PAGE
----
Introduction: Railway Line Anvil
This Instructable describes how I made a small anvil for light forging work. It is made from a lump of railway line standing on end, welded to a plate of steel and firmly mounted to a hardwood stump.
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Step 1: Technological Ingredients
Something to abrade steel with, I used a file and an angle grinder
A welder of some variety. I used a basic stick welder, though a MIG would have been easier to use.
Wood butchering equipment. I used a chainsaw and a hatchet but there are many other tools that could work
Drill - electric or otherwise
Personal Protective Equipment
Welding mask with correct filter glass - wear this when welding, obviously.
Protective clothing - Wear tough, close fitting, non flammable clothing when working with hot, heavy, sharp or fast moving things.
Protective footwear - This should be strong and non-flammable so they stop your feet being crushed and burned as badly.
Safety Glasses - May as well wear these the whole time, it's amazing how often stuff bounces off them.
Ear muffs - or other hearing protection. Wear when using loud tools.
A lump of railway line or other heavy steel section. Finding this can be difficult if you don't want to spend too much cash but scrap metal dealers are a possibility. Looking around railway tracks may be dangerous and illegal depending on where you live.
A piece of heavy steel plate. This spreads the impact loads over a larger area of the wooden stand, increasing the effectiveness of the anvil somewhat. It also makes it easier to mount. I used a railway fish plate which is convenient because it already has mounting holes.
Step 2: Prepare the Parts
Since I was using recycled steel I needed to remove the surface rust in order to achieve a reasonable weld. I used a chipping hammer and wire brush to remove the loose stuff, then the angle grinder to get back to bare metal. I marked an outline of the rail section onto the plate with a marker to show me what area to concentrate on.
On the end of the railway line to be welded I ground a heavy chamfer to aid weld penetration. When the parts were ground clean I test fitted them, removing more steel where necessary to get a close fit.
Step 3: Tack and Weld
With the parts fitted together, I attached the earth clamp of my welder to a cleaned patch of the rail and tack welded the parts together. I then used the chipping hammer to remove the weld slag and checked that everything was still well fitted. When I was happy with it I proceeded to stitch weld the parts together fully.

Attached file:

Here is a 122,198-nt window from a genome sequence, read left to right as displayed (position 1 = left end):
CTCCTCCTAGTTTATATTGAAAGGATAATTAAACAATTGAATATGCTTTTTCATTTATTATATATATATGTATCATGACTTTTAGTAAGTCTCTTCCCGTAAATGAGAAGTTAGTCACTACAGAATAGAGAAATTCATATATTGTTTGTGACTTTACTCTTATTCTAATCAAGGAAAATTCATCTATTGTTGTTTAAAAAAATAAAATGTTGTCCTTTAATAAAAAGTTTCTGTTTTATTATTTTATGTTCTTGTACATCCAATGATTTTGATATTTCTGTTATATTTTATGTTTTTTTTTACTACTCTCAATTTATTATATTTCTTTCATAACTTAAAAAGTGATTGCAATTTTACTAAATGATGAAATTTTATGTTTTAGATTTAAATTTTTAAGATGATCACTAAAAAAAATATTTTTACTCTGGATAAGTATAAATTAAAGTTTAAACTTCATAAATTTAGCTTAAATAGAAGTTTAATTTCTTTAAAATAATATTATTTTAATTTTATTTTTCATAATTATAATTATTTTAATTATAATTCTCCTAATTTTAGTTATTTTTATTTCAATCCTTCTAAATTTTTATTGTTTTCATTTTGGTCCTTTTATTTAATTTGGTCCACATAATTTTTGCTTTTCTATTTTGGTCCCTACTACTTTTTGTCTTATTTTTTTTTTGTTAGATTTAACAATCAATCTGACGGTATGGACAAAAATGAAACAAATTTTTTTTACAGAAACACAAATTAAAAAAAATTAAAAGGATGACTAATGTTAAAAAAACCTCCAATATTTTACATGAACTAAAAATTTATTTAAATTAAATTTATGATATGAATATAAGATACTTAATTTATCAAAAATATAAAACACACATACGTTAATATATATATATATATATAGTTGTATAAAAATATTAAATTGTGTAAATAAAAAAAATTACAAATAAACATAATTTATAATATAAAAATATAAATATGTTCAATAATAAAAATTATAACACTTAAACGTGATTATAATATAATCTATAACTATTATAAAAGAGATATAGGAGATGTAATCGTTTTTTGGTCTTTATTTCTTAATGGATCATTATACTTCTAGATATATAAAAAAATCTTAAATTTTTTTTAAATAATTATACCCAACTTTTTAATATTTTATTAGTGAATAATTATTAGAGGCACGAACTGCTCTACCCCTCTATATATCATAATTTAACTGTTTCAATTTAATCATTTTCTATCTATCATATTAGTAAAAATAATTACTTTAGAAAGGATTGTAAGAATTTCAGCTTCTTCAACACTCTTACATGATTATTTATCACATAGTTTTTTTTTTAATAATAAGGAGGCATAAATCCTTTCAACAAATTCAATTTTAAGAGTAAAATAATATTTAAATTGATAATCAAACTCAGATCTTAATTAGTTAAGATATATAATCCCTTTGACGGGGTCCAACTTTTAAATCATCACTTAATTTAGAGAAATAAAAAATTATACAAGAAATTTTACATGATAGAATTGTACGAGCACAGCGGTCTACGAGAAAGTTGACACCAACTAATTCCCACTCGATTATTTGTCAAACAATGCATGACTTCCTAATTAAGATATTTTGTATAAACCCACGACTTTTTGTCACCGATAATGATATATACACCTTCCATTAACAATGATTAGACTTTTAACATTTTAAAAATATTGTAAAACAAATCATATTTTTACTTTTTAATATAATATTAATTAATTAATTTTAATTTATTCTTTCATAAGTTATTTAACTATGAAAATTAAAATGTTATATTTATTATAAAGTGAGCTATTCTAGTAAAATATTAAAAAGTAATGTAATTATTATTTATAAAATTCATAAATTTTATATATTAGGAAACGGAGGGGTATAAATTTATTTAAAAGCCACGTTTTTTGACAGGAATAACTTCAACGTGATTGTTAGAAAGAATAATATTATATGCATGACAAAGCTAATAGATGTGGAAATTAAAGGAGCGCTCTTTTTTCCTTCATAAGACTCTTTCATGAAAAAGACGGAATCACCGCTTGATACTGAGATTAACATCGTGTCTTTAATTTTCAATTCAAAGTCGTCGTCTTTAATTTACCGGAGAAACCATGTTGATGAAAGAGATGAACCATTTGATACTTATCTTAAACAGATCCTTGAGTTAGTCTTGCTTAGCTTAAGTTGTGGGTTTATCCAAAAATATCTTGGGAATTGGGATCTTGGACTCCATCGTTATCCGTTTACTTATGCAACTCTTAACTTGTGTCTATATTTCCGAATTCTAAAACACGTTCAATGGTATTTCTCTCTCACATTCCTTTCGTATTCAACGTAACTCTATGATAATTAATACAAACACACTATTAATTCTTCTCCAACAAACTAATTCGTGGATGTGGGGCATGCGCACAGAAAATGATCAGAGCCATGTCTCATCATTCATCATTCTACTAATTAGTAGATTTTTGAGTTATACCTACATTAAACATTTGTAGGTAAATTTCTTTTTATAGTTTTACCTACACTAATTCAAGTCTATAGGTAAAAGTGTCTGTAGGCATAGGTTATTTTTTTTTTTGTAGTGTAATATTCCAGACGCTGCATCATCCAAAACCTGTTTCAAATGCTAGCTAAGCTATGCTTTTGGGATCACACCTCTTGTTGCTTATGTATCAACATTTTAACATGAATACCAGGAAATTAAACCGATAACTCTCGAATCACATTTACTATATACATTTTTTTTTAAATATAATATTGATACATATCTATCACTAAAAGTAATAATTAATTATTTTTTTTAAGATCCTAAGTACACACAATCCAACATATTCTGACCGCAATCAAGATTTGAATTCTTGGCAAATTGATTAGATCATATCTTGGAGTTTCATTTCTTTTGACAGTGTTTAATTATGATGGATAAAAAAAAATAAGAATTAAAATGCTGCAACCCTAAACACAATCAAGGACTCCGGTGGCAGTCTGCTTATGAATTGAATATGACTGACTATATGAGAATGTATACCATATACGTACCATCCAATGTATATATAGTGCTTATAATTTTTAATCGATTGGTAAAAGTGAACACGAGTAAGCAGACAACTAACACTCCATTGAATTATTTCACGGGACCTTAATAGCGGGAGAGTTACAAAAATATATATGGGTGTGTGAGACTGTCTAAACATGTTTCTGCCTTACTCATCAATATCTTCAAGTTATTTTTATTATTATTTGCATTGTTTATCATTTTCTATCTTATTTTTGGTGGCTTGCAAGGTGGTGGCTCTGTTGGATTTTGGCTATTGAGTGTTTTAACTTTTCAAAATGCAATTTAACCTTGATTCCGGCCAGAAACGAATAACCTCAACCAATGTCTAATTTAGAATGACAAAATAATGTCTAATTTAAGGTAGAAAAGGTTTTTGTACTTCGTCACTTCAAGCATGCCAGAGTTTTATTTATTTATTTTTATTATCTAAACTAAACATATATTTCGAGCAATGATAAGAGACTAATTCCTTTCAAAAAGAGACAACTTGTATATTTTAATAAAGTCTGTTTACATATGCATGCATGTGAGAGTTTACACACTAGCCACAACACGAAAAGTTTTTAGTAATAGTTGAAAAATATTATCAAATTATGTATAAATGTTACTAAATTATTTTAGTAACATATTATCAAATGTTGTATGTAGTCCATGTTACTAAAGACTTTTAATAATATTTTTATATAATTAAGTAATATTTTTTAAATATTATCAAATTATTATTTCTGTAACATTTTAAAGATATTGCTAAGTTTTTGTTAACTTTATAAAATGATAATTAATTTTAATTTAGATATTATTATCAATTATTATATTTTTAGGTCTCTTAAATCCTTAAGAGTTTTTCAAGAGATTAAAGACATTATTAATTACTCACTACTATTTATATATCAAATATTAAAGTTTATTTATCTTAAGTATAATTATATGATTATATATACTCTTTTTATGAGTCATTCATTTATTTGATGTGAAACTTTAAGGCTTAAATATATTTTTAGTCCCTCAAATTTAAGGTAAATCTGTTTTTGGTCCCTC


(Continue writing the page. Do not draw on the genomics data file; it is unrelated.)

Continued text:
Welding stuff this heavy properly would probably require more power than can be supplied by a basic 240v AC single phase stick welder. In this application however, the strength of the weld is not particularly crucial. I didn't have any electrodes other than these quite small ones on hand, so I invented the trick you see here in the second picture. It worked well enough for me, but I'm not a welder.
Step 4: Stumping
To work properly, the anvil needs to be mounted on something heavy and resilient. Other criteria might include availability and theoretical portability as was the case for me. I used a section of a Flooded Gum (Eucalyptus grandis) log into which I cut a step. To do this I mostly used a chainsaw, and fine tuned the fit to the anvil with a hatchet.
WARNING: Chainsaws are really really dangerous and like to bite. Don't chop any limbs off or anything please.
Other combinations of concrete, steel and timber would also work well as an anvil stand. A good mounting will increase the effectiveness of the anvil and reduce noise.
I used some small pieces of steel plate and coach screws to attach the rail to the upright section of the stump. I also hammered steel spikes through the holes in the fish plate and bent them over.
Behind the new anvil on the top of the stump, I cut a notch and hammered in a small piece of light gauge rail. This provides more useful edges and surfaces on which to hit things.
I have not used this anvil extensively yet and I'm sure it will be modified later on. It does however seem to be pretty useful, and is good value for the effort required to make it.
Step 5: New Ideas
Well I've used this anvil a bit now and its limitations have caught up with me. The pictures below show a possible design, again using railway line. Ignore the shape of the horn, I'm still getting used to this CAD software. If you can't make sense of it, it's two sections of rail, on end, with the upper flanges together. This gives me a very well supported forging face of aout 70x80mm, just from the ends of the upper flanges. The brown parts would be welded on to give addtional area for straightening and bending. These would not stand up to heavy blows but would not really need to.
This design was derived from discussions on the Anvilfire discussion forum, with input from a number of members including the Anvilfire Guru. See the archived messages here, click on June 1 - 7, 2007 log.
Would halving the length of the upright sections reduce performance considerably? the second picture has tentative dimensions.
Any other comments?
I added another drawing showing a second possibilty, involving a single upright section with a continuous face/horn piece welded on. Which is better?
AND ANOTHER EDIT
I decidd to go with the heavier option. No photos of construction unfortunately. The parts were cut using an oxygen/acetylene cutting torch and partially finished with an angle grinder. Welding was done with a MIG welder. My future holds quite a few more hours with an angle grinder.